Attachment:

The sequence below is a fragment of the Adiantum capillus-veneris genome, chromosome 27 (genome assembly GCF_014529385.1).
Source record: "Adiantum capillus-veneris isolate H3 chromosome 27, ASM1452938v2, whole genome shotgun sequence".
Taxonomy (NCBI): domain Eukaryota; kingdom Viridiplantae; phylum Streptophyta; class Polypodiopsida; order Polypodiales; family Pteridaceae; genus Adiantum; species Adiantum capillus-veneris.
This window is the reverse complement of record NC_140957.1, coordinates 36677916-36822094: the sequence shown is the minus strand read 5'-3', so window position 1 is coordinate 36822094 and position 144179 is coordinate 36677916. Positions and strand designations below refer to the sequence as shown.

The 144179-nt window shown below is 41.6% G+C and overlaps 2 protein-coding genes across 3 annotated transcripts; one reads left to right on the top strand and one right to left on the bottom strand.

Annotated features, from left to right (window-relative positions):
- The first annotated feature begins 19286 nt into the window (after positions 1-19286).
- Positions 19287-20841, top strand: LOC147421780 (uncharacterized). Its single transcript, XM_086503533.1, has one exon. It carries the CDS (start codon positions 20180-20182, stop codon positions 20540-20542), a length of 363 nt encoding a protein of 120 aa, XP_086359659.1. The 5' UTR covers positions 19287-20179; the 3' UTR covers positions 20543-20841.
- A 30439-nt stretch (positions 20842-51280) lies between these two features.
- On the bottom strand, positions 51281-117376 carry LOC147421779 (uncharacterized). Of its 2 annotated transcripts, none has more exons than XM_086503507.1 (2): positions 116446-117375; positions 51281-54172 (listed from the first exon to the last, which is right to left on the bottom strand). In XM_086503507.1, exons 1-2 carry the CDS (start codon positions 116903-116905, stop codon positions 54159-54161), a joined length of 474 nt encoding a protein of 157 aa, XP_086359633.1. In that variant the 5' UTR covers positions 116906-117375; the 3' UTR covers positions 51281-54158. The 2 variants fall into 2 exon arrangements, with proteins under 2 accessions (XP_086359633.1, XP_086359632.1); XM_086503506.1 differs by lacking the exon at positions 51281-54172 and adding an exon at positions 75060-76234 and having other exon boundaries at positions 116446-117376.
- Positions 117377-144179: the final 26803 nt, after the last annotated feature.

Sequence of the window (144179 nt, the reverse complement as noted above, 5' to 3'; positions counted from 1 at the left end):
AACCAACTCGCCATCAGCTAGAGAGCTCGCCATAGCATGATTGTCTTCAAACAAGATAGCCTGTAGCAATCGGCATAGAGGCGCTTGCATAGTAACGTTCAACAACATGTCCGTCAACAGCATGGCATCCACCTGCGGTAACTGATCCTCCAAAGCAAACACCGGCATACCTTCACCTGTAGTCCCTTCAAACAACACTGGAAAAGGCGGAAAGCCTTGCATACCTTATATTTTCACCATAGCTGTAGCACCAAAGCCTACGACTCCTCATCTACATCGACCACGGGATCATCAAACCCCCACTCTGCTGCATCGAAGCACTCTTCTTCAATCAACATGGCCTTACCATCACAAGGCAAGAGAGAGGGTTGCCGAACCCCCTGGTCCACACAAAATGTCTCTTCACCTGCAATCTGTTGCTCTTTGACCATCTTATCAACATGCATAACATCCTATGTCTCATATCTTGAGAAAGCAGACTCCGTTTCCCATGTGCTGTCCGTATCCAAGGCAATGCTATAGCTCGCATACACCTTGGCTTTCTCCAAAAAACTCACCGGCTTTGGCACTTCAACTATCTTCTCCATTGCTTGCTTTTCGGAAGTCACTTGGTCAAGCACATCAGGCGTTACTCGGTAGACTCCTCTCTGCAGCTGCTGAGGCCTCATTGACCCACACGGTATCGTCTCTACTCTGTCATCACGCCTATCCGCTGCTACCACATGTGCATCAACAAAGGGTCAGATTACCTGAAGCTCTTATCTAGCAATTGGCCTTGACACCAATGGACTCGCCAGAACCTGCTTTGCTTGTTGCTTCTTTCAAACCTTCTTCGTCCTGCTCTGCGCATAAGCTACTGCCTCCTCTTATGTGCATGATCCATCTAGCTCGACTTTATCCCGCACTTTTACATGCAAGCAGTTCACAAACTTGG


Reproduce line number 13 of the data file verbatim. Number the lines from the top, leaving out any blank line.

AACCAACTCGCCATCAGCTAGAGAGCTCGCCATAGCATGATTGTCTTCAAACAAGATAGCCTGTAGCAATCGGCATAGAGGCGCTTGCATAGTAACGTTCAACAACATGTCCGTCAACAGCATGGCATCCACCTGCGGTAACTGATCCTCCAAAGCAAACACCGGCATACCTTCACCTGTAGTCCCTTCAAACAACACTGGAAAAGGCGGAAAGCCTTGCATACCTTATATTTTCACCATAGCTGTAGCACCAAAGCCTACGACTCCTCATCTACATCGACCACGGGATCATCAAACCCCCACTCTGCTGCATCGAAGCACTCTTCTTCAATCAACATGGCCTTACCATCACAAGGCAAGAGAGAGGGTTGCCGAACCCCCTGGTCCACACAAAATGTCTCTTCACCTGCAATCTGTTGCTCTTTGACCATCTTATCAACATGCATAACATCCTATGTCTCATATCTTGAGAAAGCAGACTCCGTTTCCCATGTGCTGTCCGTATCCAAGGCAATGCTATAGCTCGCATACACCTTGGCTTTCTCCAAAAAACTCACCGGCTTTGGCACTTCAACTATCTTCTCCATTGCTTGCTTTTCGGAAGTCACTTGGTCAAGCACATCAGGCGTTACTCGGTAGACTCCTCTCTGCAGCTGCTGAGGCCTCATTGACCCACACGGTATCGTCTCTACTCTGTCATCACGCCTATCCGCTGCTACCACATGTGCATCAACAAAGGGTCAGATTACCTGAAGCTCTTATCTAGCAATTGGCCTTGACACCAATGGACTCGCCAGAACCTGCTTTGCTTGTTGCTTCTTTCAAACCTTCTTCGTCCTGCTCTGCGCATAAGCTACTGCCTCCTCTTATGTGCATGATCCATCTAGCTCGACTTTATCCCGCACTTTTACATGCAAGCAGTTCACAAACTTGG